Pregnancy comes with a range of surprises, but no one expects pre-eclampsia – a condition that can be life-threatening and develop during pregnancy. This hypertensive disorder affects up to eight percent of all pregnant mothers worldwide yearly, usually after around 20 weeks of gestation. But when does pre-eclampsia start in pregnancy? In this blog post, we’ll explore the early signs, risk factors, and treatment options for this serious medical issue so you can stay informed about your health throughout your journey into motherhood.
What are the early sign and symptoms of pre-eclampsia?
Pre-eclampsia affects about five to eight percent of all pregnancies and can be very serious. It often presents before the twentieth week of pregnancy but can also develop up to six weeks after delivery. Early signs and symptoms of pre-eclampsia can include sudden weight gain, high blood pressure, swelling of the legs and face, headaches, dizziness, and vision changes, such as seeing spots. You must contact your doctor immediately if you experience these symptoms while pregnant. Left untreated, pre-eclampsia can lead to serious complications for both the mother and the baby.
What are the risk factors of pre-eclampsia?
Risk factors for pre-eclampsia include age, weight, and prior health history. Specifically, women older than 40, with a BMI greater than 30 and a history of hypertension or diabetes before pregnancy, are at an increased risk for developing pre-eclampsia. Other factors, such as being pregnant with multiple babies, having previously experienced pre-eclampsia in prior pregnancies, or being pregnant due to assisted reproductive technologies, may also increase risk. Additionally, while not proven in all studies, a family or medical history of pre-eclampsia can increase your risk of developing the condition during your pregnancy. Therefore, talking to your healthcare provider about your full medical history when planning or discussing pregnancy is important.
When Does Pre-eclampsia Usually Start During Pregnancy?
Pre-eclampsia usually arises after 20 weeks of pregnancy and is classified as either early or late pre-eclampsia. Early pre-eclampsia is generally benign but signals the need for close monitoring by healthcare professionals. Late pre-eclampsia, however, may cause more severe complications and even be life-threatening if not monitored closely or treated promptly. Women with a history of high blood pressure are particularly at risk for developing both early and late pre-eclampsia when pregnant. Routine maternal health screenings throughout pregnancy will help identify potential issues and ensure that appropriate medical intervention is taken, if necessary.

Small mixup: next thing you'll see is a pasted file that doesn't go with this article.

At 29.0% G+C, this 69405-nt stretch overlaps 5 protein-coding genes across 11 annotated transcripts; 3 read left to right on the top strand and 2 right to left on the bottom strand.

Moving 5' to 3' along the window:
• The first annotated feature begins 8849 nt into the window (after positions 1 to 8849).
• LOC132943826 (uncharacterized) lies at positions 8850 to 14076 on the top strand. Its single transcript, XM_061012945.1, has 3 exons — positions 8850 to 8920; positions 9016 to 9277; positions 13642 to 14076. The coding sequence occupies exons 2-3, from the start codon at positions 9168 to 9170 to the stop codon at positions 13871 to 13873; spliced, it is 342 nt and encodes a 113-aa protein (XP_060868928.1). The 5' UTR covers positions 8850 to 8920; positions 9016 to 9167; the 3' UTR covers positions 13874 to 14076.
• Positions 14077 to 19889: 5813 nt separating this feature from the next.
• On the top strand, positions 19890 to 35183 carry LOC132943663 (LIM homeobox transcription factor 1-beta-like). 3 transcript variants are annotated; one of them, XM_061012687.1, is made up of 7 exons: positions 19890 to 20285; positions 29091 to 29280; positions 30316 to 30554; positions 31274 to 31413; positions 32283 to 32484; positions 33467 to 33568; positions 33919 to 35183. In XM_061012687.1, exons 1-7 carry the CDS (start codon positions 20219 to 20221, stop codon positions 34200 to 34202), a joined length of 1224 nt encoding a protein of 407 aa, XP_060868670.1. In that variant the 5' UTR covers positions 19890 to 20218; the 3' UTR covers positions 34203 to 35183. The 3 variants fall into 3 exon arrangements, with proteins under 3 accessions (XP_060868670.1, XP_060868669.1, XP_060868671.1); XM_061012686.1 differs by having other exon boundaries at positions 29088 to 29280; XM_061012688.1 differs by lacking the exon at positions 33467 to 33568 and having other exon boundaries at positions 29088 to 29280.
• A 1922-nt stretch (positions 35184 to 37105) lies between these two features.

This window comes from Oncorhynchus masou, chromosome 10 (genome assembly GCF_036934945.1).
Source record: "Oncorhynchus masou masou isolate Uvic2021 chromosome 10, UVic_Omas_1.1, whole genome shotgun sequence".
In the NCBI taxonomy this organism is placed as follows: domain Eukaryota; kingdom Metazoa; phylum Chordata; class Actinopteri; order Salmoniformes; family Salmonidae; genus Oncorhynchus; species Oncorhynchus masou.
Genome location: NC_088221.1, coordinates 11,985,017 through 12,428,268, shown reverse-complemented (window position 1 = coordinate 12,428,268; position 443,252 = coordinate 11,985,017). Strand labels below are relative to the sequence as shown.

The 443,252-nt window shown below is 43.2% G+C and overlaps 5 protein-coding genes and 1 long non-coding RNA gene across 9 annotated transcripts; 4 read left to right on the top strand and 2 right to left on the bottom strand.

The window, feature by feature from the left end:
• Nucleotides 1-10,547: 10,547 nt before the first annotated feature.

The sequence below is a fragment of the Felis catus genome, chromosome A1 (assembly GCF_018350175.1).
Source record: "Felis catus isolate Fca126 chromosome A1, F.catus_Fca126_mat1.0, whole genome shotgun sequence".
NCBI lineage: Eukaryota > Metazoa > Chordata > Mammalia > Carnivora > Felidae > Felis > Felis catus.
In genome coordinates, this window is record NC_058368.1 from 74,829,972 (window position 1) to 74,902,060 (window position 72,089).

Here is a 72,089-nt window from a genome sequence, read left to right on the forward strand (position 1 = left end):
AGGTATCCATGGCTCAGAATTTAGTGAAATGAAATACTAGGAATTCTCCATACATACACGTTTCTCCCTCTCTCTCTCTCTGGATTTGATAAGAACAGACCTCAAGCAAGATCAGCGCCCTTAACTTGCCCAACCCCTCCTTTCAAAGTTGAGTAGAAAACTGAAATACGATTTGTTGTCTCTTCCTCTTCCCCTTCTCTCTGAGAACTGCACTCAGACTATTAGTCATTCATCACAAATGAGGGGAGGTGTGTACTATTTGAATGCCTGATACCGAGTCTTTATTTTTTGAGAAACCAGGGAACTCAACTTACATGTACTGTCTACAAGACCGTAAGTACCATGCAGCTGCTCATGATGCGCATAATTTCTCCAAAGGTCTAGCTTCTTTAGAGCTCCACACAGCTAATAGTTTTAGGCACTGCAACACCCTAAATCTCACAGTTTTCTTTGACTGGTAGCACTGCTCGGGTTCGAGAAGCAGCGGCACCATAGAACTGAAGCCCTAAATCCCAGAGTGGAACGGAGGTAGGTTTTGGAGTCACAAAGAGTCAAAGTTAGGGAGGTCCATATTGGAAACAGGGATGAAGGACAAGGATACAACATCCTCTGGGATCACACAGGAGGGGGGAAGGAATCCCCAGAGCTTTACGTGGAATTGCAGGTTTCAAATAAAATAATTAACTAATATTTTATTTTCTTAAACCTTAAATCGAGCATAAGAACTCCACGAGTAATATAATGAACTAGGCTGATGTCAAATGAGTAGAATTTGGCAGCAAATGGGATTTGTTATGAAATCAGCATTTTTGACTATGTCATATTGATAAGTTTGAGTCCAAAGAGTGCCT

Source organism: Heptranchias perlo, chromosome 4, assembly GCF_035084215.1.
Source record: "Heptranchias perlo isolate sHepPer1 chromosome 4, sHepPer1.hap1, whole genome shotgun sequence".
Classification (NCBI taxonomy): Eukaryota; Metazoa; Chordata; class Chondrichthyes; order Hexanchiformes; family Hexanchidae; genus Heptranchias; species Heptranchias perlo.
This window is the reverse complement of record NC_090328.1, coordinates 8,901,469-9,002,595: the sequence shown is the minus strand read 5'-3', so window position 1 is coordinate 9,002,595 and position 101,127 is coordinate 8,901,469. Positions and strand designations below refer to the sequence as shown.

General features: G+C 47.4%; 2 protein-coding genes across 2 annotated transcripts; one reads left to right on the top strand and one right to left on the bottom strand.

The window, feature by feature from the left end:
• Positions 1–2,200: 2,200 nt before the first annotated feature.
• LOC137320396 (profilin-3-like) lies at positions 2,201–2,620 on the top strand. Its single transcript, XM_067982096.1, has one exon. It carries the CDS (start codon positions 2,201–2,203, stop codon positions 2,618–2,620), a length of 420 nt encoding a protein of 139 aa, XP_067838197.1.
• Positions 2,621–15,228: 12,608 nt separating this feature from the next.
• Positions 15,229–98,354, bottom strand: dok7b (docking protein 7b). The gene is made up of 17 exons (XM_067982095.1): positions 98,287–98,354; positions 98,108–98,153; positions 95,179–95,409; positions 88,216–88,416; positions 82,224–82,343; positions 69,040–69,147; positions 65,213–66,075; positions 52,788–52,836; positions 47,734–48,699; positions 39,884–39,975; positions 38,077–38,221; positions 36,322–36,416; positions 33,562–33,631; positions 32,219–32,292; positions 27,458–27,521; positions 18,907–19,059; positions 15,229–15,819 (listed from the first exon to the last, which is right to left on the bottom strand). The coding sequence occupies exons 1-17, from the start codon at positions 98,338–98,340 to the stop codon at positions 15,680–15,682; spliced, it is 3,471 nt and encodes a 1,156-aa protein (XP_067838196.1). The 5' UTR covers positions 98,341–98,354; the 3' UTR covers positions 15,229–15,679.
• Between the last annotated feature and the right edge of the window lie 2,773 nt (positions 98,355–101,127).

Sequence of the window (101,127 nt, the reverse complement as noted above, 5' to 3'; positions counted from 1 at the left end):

How is Pre-eclampsia diagnosed?
Pre-eclampsia is usually diagnosed during prenatal visits, as healthcare practitioners regularly test for blood pressure and proteinuria, the two main indicators that indicate this condition. It is now recommended that urine tests for proteinuria occur during each patient’s prenatal visits during their second trimester and beyond. Other factors like edema (swelling) and potential organ damage may sometimes be monitored in addition to signs such as abdominal or shoulder pain, nausea, and sudden weight gain – all of which could point to pre-eclampsia. Upon further testing, confirming a diagnosis of pre-eclampsia requires elevated levels of both blood pressure and proteinuria following at least two separate readings taken at least six hours apart. Healthcare providers can only recommend additional steps to manage the condition successfully after this confirmation.
How to treat Pre-eclampsia?
Treatment commonly involves careful monitoring of the mother’s health throughout her pregnancy but may also involve early delivery of the baby if threatened by Pre-eclampsia. In certain cases, medications may be used as well. It is important for pregnant women with pre-eclampsia or at risk for pre-eclampsia to be vigilant about self-care so that medical professionals can quickly identify any changes in their health during pregnancy to avoid potential problems. This includes following advice from medical professionals regarding diet and exercise, rest and stress management practices, regular urine tests, and blood pressure measurements. All these work together to provide valuable insight into the development of pre-eclampsia and reduce the severity or consequences should a complication arise.
Pre-eclampsia treatment at Lotus Medical Centre, Brunswick VIC, Australia
Although you may not have experienced pre-eclampsia, it is still something that could potentially affect your pregnancy. If you think that you or your child are at risk for this condition, then make sure to see a doctor as soon as possible. With early detection and proper medical care, you can help ensure a healthy pregnancy for you and your baby.
If you have any questions, reach out to us Lotus Medical Centre.